SciELO - Scientific Electronic Library Online

vol.14 issue3Determination of the users' profile and of the chemical and nutritional composition of the meals offered at the university restaurant of the "Universidade Estadual Paulista", Araraquara, Brazil author indexsubject indexarticles search
Home Pagealphabetic serial listing  

Services on Demand




Related links


Revista de Nutrição

Print version ISSN 1415-5273On-line version ISSN 1678-9865

Rev. Nutr. vol.14 no.3 Campinas Sept./Dec. 2001 






Gilberto Simeone HENRIQUES 1
Silvia Maria Franciscato COZZOLINO1




The objective of this work was to quantify metallothioneins (MT's) in tissues of rats fed different concentrations of zinc, in order to observe the animal response to the metal in relation to different types of diets, and to assess the nutritional status relating to zinc in the diets. Thirty-two Wistar newly-weaned male rats were distributed into four experimental groups and housed in individual cages. They had free access to water and diet containing different zinc concentrations, named RC (AIN 93-like diet), RH (customary diet of the university restaurant), both non-supplemented, and RCS and RHS, supplemented. After four weeks, the animals were killed and liver, kidneys, femurs and testes were isolated to determine metallothionein levels by a Cd/Hb affinity assay. Zinc content was determined by Flame Atomic Absorption Spectroscopy (FAAS). The results showed that zinc supplementation produced no change in the tissue metallothionein profile in the doses under analysis. The highest metallothionein mean concentration was found in the liver - 36.21 ± 0.88 µg/g (mean for RC-RCS groups), and 28.92 ± 5.32 µg/g (mean for RH-RHS groups). Metallothionein concentrations in testes were quite high, considering the small volume of the organ - 19.29 ± 0.54 µg/g (mean for RC-RCS groups), and 17.22 ± 1.07 µg/g (mean for RH-RHS groups). Significant increases in zinc concentration were observed in the liver of young supplemented rats - 38.94 ± 3.43 µg/g of tissue for RCS, and 42.83 ± 2.78 µg/g of tissue for RHS, and in the femurs - 140.04 ± 6.03 µg/g of tissue for RCS, and 86.57 ± 6.95 µg/g of tissue for RHS. The different carrying zinc food matrices caused no change in the adaptive response to metallothionein metabolism, and the lack of responsiveness towards metallothionein synthesis did not invalidate the results of tissue zinc concentration parameters, which suggest different degrees for zinc bioavailability.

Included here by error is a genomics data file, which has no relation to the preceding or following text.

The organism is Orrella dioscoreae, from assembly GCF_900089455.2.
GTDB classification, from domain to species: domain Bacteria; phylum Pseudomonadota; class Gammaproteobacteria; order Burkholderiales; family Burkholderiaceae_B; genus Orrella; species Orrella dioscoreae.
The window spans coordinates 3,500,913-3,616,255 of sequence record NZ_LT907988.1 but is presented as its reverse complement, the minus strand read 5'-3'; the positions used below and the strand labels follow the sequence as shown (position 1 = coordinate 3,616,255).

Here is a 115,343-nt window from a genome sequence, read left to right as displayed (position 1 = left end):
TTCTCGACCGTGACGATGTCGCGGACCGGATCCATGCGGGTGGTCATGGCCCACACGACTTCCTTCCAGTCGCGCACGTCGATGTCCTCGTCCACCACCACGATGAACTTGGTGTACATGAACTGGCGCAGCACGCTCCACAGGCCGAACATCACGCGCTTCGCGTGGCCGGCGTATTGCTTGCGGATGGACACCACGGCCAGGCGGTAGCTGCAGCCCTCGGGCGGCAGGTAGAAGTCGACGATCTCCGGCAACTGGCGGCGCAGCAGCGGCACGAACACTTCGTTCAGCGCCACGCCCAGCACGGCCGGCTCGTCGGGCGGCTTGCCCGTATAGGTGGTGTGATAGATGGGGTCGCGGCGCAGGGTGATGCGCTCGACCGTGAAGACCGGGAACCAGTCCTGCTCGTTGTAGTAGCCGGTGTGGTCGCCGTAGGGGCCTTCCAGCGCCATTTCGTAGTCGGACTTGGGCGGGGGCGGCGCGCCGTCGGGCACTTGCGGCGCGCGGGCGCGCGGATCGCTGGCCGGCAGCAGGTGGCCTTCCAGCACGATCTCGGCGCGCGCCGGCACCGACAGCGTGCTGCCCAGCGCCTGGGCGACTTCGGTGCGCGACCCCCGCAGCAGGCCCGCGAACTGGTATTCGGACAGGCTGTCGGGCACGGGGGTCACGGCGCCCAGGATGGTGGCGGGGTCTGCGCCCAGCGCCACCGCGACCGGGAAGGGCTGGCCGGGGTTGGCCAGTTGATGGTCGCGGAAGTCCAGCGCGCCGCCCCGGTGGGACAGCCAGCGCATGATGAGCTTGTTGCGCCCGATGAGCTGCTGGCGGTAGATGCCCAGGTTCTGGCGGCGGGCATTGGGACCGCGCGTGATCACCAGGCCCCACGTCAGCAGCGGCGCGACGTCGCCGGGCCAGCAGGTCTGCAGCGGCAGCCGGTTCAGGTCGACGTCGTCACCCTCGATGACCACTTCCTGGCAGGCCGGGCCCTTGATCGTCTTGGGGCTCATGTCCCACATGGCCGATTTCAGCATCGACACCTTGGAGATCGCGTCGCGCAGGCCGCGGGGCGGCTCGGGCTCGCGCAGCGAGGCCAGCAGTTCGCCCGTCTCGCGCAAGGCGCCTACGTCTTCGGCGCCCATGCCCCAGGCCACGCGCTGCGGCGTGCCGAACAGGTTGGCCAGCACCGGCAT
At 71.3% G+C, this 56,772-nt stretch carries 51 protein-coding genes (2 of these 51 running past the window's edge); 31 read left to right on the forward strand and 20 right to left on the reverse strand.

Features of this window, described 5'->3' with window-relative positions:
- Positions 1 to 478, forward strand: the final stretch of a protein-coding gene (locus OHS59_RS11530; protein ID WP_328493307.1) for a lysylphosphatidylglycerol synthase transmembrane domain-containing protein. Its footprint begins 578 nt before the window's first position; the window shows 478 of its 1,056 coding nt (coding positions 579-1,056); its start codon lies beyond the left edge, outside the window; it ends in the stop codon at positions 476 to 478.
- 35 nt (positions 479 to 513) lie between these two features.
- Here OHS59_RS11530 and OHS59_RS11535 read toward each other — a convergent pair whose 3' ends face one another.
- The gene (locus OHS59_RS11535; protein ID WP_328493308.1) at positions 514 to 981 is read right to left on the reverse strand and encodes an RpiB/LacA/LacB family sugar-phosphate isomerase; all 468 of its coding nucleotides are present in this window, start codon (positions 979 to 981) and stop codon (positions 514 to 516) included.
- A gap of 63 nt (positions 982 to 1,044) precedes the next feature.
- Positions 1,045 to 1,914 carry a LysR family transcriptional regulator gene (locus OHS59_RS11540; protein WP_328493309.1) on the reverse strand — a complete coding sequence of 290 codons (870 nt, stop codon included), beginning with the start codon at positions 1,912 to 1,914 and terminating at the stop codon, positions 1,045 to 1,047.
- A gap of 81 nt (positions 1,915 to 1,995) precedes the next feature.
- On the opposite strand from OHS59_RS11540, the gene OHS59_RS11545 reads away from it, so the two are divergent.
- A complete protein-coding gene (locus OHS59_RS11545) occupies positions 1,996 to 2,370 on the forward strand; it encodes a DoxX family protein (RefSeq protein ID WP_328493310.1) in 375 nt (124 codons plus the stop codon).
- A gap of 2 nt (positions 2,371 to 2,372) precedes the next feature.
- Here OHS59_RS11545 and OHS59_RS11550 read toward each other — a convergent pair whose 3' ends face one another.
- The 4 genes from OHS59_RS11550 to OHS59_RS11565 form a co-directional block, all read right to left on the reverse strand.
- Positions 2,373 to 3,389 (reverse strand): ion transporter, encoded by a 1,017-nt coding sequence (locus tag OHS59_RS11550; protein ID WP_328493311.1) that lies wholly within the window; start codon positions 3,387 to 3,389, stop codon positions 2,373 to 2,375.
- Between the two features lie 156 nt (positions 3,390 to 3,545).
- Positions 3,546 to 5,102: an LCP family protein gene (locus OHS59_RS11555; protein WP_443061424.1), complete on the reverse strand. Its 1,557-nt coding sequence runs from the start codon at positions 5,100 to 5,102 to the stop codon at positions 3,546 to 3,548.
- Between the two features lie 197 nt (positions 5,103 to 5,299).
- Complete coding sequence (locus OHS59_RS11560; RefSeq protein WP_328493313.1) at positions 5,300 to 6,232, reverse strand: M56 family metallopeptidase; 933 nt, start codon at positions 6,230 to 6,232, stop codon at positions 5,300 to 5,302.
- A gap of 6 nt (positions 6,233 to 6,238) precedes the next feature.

Index terms: metallothionein, zinc, biological availability, experimental diets.



O objetivo deste trabalho foi quantificar metalotioneínas (MT's) em tecidos de ratos alimentados com diferentes concentrações de zinco, a fim de observar a resposta dos animais ao metal em relação a diferentes tipos de ração e checar se esta medida poderia ser utilizada como parâmetro para avaliar o estado nutricional relativo ao zinco. Trinta e dois ratos machos Wistar, recém desmamados, foram distribuídos em 4 grupos experimentais, acondicionados em gaiolas individuais, com livre acesso à água desmineralizada e às rações com diferentes concentrações de zinco, chamadas RC (dieta semelhante à AIN93) e RH (dieta habitual do restaurante universitário), ambas não suplementadas, e RCS e RHS, seus pares suplementados. Após 4 semanas, os animais foram sacrificados e o fígado, os rins, os fêmures e os testículos foram isolados para determinar-se as concentrações de metalotioneínas por meio de um ensaio de afinidade Cd/Hb. O conteúdo de zinco foi determinado por espectroscopia de absorção atômica de chama. Os resultados mostraram que a suplementação com zinco não produziu mudanças no perfil de metalotioneínas dos tecidos a partir das doses administradas. As concentrações médias mais elevadas foram encontradas no fígado, 36,21 ± 0,88 µg/g (média para os grupos RC e RCS) e 28,92 ± 5,32 µg/g (média para os grupos RH e RHS). As concentrações de metalotioneína nos testículos foram significativamente altas, considerando o pequeno volume do órgão - 19,29 ± 0,54 µg/g (média para os grupos RC e RCS) e 17,22 ± 1,07 µg/g (média para os grupos RH e RHS). Aumentos significativos nas concentrações de zinco foram observados nos fígados de animais jovens suplementados com o metal, 38,94 ± 3,43 µg/g de tecido para RCS e 42,83 ± 2,78 µg/g de tecido para RHS, e nos fêmures, 140,04 ± 6,03 µg/g de tecido para RCS e 86,57 ± 6,95 mg/g de tecido para RHS. As diferentes matrizes alimentares pelas quais o zinco foi veiculado não provocaram mudanças na resposta metabólica adaptativa de metalotioneínas e a ausência de responsividade na síntese de metalotioneínas neste trabalho não invalida os resultados dos parâmetros de concentração de zinco, que sugerem diferentes graus de biodisponibilidade do metal.

Termos de indexação: metalotioneína, zinco, disponibilidade biológica.